In the time since I last posted, I quit my job, moved to Santa Clara, California, applied for jobs, and started working at 2wire. (Yes, in that order.) New surroundings, new challenges. I like it.
I've been playing around with Jython. I've discovered it's incredibly useful for:
- making small scripts that use Java APIs. For example, I made a bunch of scripts to do IMAP operations that Mail.app and Thunderbird don't support. It was much more pleasant doing this with JavaMail than with Python's IMAP API, and much more pleasant doing this with Python than with Java. It was much nicer to pass around functions than it would have been to write inner classes for all that stuff.
- experimenting on large Java systems. Reproducing bugs, doing benchmarks.
It's not obvious from the Jython webpage, but Jython is under active development again. If you haven't seen 2.2a1, download it and play with it. It's buggy, but I'm impressed. Generators, some integration with the Java collections classes, bug fixes, etc.
After SSL performance problems at work in Java, I benchmarked a few different SSL proxy implementations. I wrote a crude distributed SSL load tester. It connects, handshakes, sends 4KiB, receives 4KiB, and disconnects. I found that:
- my SSLProxy.java could do 7 transactions/sec. I wrote this in about 15 minutes. It uses two threads per session: one reads from the client and sends to the server; the other does the opposite. This is how you have to do things in Java 1.4 or below, since they only made the SSL engine work with the non-blocking IO API in Java 1.5.
- stunnel could do about 110 transactions/sec. stunnel uses one process per connection. Each process does non-blocking IO to handle both client->server and server->client in one execution context.
- my async_ssl_proxy can do 240 transactions/sec, I think. (I had the wrong hardware to test it properly. I need the tester machine(s) to be significantly faster than the testee, since my test client is process-per-connection.) This is a libevent-based server that uses one process for all connections. Don't start deleting your stunnel installations, though - it's seriously lacking in polish.
I'm not sure why the stunnel people chose to use a process for every session. It's not any simpler than my design, since they're already using non-blocking IO. And apparently it's a lot slower.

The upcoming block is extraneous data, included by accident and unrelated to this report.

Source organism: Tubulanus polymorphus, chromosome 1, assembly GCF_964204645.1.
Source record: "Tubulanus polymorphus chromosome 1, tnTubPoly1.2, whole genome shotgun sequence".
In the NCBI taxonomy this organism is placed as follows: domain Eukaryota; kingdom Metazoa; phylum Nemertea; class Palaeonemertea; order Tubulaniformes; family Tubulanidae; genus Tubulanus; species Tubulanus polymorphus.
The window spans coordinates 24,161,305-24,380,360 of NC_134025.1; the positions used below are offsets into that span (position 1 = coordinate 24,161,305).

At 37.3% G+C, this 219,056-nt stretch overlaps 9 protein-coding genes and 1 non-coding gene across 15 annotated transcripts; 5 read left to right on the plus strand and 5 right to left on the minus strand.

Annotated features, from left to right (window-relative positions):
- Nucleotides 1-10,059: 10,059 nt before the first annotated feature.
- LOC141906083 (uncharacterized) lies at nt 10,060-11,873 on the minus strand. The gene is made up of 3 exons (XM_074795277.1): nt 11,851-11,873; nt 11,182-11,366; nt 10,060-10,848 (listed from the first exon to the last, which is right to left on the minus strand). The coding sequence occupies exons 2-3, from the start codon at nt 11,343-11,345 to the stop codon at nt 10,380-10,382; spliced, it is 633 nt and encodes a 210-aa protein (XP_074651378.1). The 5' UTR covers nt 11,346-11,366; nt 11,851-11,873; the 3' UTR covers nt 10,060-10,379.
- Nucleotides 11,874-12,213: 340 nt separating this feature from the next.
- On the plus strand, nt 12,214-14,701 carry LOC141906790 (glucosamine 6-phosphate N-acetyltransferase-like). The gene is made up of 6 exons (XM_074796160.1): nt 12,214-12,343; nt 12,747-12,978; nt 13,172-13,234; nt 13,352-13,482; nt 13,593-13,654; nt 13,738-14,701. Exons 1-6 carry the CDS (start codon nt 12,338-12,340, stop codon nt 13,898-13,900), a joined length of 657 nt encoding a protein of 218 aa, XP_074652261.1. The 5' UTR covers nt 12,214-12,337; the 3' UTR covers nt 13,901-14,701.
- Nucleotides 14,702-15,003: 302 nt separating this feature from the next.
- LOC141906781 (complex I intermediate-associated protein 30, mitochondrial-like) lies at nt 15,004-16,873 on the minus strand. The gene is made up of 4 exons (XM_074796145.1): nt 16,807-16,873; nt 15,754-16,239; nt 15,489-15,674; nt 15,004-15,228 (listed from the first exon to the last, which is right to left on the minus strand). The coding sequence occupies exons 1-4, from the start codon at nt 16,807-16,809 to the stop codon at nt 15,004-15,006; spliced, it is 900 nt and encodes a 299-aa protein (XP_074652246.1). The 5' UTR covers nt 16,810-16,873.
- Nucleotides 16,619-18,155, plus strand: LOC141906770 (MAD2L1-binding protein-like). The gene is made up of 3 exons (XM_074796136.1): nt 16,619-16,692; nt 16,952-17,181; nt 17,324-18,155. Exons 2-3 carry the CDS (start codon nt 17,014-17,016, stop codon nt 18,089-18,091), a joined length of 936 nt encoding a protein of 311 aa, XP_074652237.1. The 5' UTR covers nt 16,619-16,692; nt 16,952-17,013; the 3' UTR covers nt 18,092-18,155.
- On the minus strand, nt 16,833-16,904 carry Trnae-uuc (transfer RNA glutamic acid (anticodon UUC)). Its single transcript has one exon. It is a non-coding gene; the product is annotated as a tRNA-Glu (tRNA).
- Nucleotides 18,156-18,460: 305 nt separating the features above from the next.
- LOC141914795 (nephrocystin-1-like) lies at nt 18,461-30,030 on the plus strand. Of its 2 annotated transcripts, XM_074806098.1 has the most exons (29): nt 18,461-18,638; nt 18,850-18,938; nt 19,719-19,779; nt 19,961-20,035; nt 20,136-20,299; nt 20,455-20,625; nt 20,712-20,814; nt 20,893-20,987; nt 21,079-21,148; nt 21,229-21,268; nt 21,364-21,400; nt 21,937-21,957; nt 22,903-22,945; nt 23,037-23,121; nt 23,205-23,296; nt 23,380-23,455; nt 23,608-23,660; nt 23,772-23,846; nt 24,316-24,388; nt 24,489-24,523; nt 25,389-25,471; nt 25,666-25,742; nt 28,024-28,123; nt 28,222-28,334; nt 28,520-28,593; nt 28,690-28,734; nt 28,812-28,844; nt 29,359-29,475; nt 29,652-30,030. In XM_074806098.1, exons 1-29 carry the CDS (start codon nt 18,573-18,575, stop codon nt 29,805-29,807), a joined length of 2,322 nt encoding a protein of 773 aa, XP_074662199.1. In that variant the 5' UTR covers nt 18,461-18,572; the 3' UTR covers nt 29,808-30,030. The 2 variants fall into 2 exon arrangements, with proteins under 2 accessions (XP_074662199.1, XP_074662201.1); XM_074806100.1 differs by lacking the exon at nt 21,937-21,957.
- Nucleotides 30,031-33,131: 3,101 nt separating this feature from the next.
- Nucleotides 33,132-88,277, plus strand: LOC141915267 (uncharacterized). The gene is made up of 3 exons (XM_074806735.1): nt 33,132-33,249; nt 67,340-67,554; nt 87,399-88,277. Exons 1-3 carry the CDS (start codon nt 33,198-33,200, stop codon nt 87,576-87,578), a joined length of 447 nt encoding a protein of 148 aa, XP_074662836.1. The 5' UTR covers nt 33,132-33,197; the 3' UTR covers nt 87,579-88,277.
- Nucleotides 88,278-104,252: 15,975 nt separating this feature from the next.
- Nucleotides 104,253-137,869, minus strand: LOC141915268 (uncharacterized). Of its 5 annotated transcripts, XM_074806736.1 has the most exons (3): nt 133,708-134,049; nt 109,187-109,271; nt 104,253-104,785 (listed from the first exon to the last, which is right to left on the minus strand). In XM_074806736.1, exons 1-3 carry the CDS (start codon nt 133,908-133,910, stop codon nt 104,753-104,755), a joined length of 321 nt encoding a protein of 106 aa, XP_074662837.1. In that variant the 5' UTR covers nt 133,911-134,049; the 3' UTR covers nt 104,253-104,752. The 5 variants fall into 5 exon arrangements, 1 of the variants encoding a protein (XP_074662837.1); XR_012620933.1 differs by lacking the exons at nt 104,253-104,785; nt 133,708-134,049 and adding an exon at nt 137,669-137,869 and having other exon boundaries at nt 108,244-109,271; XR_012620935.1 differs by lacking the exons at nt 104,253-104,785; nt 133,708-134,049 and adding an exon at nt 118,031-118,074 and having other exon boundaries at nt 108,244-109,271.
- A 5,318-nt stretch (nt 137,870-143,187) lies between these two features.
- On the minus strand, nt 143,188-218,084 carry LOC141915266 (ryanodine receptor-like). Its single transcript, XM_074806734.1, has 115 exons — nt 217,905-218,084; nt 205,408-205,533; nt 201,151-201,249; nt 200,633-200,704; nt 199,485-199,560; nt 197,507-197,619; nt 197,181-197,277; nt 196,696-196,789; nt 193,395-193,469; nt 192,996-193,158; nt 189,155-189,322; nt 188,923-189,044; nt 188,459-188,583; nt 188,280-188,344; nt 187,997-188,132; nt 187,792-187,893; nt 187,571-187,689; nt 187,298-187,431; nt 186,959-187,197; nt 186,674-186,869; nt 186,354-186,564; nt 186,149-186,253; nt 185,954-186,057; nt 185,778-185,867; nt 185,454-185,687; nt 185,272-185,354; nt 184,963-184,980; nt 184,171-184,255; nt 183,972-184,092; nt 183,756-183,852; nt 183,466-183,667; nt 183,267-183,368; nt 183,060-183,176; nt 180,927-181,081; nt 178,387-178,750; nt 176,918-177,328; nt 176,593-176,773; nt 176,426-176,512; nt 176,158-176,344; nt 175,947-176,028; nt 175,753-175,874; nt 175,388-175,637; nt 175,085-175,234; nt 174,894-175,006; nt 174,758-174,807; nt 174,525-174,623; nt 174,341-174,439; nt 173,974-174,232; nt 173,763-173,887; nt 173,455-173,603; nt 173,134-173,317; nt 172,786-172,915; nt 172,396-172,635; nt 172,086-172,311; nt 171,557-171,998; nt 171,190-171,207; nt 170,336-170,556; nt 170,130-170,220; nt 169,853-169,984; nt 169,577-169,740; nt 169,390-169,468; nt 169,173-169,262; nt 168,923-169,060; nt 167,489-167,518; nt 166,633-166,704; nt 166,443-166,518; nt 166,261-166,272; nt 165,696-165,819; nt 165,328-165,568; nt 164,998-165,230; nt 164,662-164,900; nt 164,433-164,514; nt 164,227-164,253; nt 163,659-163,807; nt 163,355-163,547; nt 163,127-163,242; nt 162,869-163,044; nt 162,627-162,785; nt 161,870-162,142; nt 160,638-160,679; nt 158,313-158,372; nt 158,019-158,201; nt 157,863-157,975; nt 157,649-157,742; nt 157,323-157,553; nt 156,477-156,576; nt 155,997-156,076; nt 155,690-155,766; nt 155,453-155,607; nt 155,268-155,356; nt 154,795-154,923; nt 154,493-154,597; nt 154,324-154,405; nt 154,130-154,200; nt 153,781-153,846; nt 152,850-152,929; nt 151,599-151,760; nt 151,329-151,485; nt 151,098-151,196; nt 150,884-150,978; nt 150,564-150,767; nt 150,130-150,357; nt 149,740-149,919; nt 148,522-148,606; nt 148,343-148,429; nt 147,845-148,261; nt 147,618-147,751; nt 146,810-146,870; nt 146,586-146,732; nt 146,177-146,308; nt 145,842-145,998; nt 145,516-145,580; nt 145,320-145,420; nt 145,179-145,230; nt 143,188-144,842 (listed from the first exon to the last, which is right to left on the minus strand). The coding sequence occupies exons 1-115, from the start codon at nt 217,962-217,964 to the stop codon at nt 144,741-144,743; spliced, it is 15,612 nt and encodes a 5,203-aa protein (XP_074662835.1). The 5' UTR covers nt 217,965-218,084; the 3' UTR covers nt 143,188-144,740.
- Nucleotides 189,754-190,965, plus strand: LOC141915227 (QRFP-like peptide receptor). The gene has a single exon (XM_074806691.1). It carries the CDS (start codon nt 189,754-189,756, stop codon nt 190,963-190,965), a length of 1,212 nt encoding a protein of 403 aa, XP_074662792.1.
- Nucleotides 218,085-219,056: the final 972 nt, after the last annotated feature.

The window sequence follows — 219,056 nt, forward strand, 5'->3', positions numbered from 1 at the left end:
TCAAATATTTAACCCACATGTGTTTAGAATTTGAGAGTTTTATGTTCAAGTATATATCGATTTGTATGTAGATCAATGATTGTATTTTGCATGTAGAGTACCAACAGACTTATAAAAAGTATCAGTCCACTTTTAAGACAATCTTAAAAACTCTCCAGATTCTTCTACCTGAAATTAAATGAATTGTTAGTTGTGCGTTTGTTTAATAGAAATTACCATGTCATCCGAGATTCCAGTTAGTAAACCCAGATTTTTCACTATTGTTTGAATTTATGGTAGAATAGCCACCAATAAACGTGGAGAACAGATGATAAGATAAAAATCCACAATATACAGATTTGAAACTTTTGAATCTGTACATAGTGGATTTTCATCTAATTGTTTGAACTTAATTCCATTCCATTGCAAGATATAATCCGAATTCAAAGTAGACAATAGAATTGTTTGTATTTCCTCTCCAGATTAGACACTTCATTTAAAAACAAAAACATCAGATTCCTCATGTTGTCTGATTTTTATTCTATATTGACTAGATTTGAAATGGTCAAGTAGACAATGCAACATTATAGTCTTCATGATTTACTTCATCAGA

The Java version's performance is too bad to be explained solely by its threading model. Apparently the Java SSL library just sucks. This was the cause of the problems at work.
In the process of writing async_ssl_proxy, I discovered that I don't understand UNIX sockets as well as I'd thought. The problem is that the standards don't specify much. I found some websites discussing behavior, but they were too vague. "Some systems, under some circumstances..." What systems? What circumstances?
I want to know if these problems are relevant to me - if modern systems have these problems. If someone tells me "your program doesn't work on Domain/OS SR10.0", I'll say "Here's a quarter. Go buy yourself a Linux system." But if it happens on my shiny OS X laptop, I'll work around it.
I also want to actually see these problems in action. If I can't see the weird behavior, how do I know that I've accounted for it properly?
I'm writing experiments to fix this. They're Python unittest scripts designed to make all of the corner cases happen consistently. I'm simulating network failures by manipulating firewall rules during each test.
close_tests is still incomplete. I'd like to go from a failure after any socket operation to a real reason like ECONNRESET or ENETDOWN. My program's behavior wouldn't change, but I like to pass the underlying cause on to the user. Some operations like shutdown give bizarre errors like EINVAL on OS X. But I'm making progress.